For several days I stayed in my apartment, scarcely sleeping, pacing the rooms as I went back and forth in my mind. I imagined his response if I exposed his wife’s affair to Mr. Wolfe. I imagined his rage, turning to despair, turning to. . .what? A softening toward me, the wife who’d stood by him so many years, his confidant, the heartthrob of his youth, the mother of his children. “Darling, can you ever forgive me. . .”
I shook the image from my mind. Finally I could no longer bear the confinement, and I made my way uptown to Zabar’s. I went straight to the Caviar Express Counter and requested a pound of Osetra caviar, which the clerk packaged in a container with a sticker for 1,920 dollars. I went to wait for Mrs. Wolfe at the checkout line. I didn’t have to wait long. At her usual hour she appeared and took her place on the line with her cart. I waited until she was near the register, then I stepped in front of her. She hadn’t seen me since the incident at MoMA. I saw a thousand thoughts flashing on the screen of her mind—shock, fear, revulsion, etc. etc. She didn’t know what I would do.
What I planned to do was to thrust the caviar onto the conveyor belt, slam my credit card on top of it, and declare to her, “This caviar will seal my silence. Take it!” I would exclaim. “And never see the young man again. I’ll be watching.”
However, just at the moment of highest drama when I was to deliver my lines, the most unprecedented arrival of Mr. Wolfe himself, striding up to his wife, out of breath from having hurried through the aisles to catch her, interrupted me. He saw me, raised his fist, and shouted, “You again! Get out! I warned you to stay away!”
I ran for the door, still clinging to the basket of caviar.
Which was how I found myself, two days later, after the most humiliating spectacle of arrest on charges of grand larceny. Grand larceny! I had simply returned to my apartment to hide in shame, and the unfortunate caviar accompanied me. When the officers came, of course I didn’t have the funds to cover my intended purchase. They seemed deaf to my explanations, as did a succession of dreary officials. There were forms, fingerprints, and an uncomfortable conveyance to a bleak island surrounded by chain-link and razor wire. There were endless hallways of shuffling women, a night in a room with fifty cots, peeling linoleum, leaking ceilings, the stench of garbage, barred windows, and the constant roar of jets from a nearby airport over the murmurs and yells of prisoners. There were invasive questions and incredulity to the point where I had no other option but to beg my ex-husband’s help, as much as it galled me. Who else could I turn to? There was a phone call, then more excruciating formalities, then we were sitting in the back of the cab with as much distance between us as was humanly possible.
“It was kind of you to bail me out,” I said. My husband stared resolutely forward and said nothing. Silence had always been one of his most formidable weapons. “Generous,” I said. “More generous than I would have expected.”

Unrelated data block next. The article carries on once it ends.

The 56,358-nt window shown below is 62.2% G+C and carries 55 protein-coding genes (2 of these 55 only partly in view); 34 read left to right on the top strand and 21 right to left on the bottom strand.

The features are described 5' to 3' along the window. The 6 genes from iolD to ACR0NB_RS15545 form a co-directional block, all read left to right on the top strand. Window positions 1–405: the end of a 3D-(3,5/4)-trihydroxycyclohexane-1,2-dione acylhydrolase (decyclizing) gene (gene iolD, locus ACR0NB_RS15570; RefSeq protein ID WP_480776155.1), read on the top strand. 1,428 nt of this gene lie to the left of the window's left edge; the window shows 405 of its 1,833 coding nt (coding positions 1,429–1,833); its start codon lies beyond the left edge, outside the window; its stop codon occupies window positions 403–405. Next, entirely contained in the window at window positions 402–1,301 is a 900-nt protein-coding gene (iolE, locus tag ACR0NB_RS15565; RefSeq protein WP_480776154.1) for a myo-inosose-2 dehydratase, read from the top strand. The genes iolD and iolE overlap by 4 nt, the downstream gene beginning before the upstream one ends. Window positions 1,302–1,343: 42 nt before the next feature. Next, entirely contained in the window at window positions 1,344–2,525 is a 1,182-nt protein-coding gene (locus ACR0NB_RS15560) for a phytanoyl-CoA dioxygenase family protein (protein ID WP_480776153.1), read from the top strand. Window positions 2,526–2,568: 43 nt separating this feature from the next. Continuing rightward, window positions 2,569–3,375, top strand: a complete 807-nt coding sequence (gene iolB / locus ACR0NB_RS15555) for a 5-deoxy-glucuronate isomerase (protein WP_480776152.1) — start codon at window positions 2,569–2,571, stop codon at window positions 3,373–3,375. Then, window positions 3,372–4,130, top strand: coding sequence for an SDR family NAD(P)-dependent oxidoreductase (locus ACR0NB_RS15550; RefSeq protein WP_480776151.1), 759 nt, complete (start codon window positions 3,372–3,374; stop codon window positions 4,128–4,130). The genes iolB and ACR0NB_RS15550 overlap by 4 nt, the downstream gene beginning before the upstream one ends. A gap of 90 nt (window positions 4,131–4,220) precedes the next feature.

“Just tell the driver where you want to be dropped,” he said from the opposite side of the universe. The cab wove from lane to lane on the BQE. From the highway’s elevation, Manhattan appeared like a fairy tale across the river.
“You know,” I said.
“Know what?” he asked.
“My address. Your bicycle is chained in front of my building.”
He looked at me with a peculiar expression, his green eyes penetrating the barrier that separated us. I realized that he had written the bicycle off as a loss, along with me. “I returned the wheel,” I said. “It’s time you retrieve the rest of it.”
“You’re insane,” he said. He turned away.
“I don’t think so.” But to avoid making a scene witnessed by the Pakistani driver (I believe in good international relationships, especially in these troubled times) I gave him directions to my apartment. “Take the Williamsburg Bridge,” I said. “We don’t want to waste any more of Mr. Wolfe’s hard-earned cash than necessary.”
We crossed the bridge without further conversation. We inched our way through congested traffic. Time compressed inside the cab to claustrophobia worse than Rikers Island. Block by agonizing block we traversed the neighborhoods where years ago we’d lived together. So much had changed! Gleaming residences where once there’d been burnt-out slums. The corner bodega where we’d been known by name (we were called the young American couple by the immigrant community) was now a designer boutique. The Chinese laundry that had once returned, folded in a brown paper bag, a week’s pay left in the back pocket of my husband’s jeans—gone. Streets where children had played in open hydrants on hot summer nights, where Italian grandmothers had leaned on pillows from open windows, keeping watch over our comings and goings, I could hear their voices still, shouting for their children, shouting for their husbands—now these streets were tree-lined thoroughfares for the young and chic. Factories turned into artists’ lofts turned into chain retail establishments luring the moneyed masses from around the globe. The past and present hung in layered veils across my vision. I kept blinking, to see if I could clear it.
“Isn’t that where Bella’s Luncheonette used to be?” My ex-husband’s question startled me. Bella’s had been replaced by a store that sold nothing but tiny cupcakes. “Remember the eggplant hero we used to split?” he asked. “Back when we were poor.”
Did I hear wistfulness? Could it be that he was gripped in the very same nostalgia that had me hallucinating, that he was softening? This could be the moment to play my card, to reveal his wife’s duplicity, and invite him back to the heart that had remained true. “Those were good times,” I said. “I wouldn’t mind going back to them.”